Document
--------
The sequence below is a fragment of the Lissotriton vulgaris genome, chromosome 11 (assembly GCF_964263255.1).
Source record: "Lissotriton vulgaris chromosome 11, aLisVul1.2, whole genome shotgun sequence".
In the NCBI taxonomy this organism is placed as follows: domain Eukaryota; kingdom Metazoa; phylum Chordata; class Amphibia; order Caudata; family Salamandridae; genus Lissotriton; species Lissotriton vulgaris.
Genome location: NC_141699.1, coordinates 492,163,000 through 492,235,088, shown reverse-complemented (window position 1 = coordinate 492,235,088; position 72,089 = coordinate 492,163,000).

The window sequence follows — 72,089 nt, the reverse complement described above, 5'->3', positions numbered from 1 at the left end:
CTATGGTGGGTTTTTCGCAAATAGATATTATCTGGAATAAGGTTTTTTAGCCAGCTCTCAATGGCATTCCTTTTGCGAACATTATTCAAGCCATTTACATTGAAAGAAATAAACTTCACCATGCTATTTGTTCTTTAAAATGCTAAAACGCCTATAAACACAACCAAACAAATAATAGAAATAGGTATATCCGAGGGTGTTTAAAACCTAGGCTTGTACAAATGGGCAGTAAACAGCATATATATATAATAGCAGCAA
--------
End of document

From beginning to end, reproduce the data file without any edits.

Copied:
The sequence below is a fragment of the Lissotriton vulgaris genome, chromosome 11 (assembly GCF_964263255.1).
Source record: "Lissotriton vulgaris chromosome 11, aLisVul1.2, whole genome shotgun sequence".
In the NCBI taxonomy this organism is placed as follows: domain Eukaryota; kingdom Metazoa; phylum Chordata; class Amphibia; order Caudata; family Salamandridae; genus Lissotriton; species Lissotriton vulgaris.
Genome location: NC_141699.1, coordinates 492,163,000 through 492,235,088, shown reverse-complemented (window position 1 = coordinate 492,235,088; position 72,089 = coordinate 492,163,000).

The window sequence follows — 72,089 nt, the reverse complement described above, 5'->3', positions numbered from 1 at the left end:
CTATGGTGGGTTTTTCGCAAATAGATATTATCTGGAATAAGGTTTTTTAGCCAGCTCTCAATGGCATTCCTTTTGCGAACATTATTCAAGCCATTTACATTGAAAGAAATAAACTTCACCATGCTATTTGTTCTTTAAAATGCTAAAACGCCTATAAACACAACCAAACAAATAATAGAAATAGGTATATCCGAGGGTGTTTAAAACCTAGGCTTGTACAAATGGGCAGTAAACAGCATATATATATAATAGCAGCAA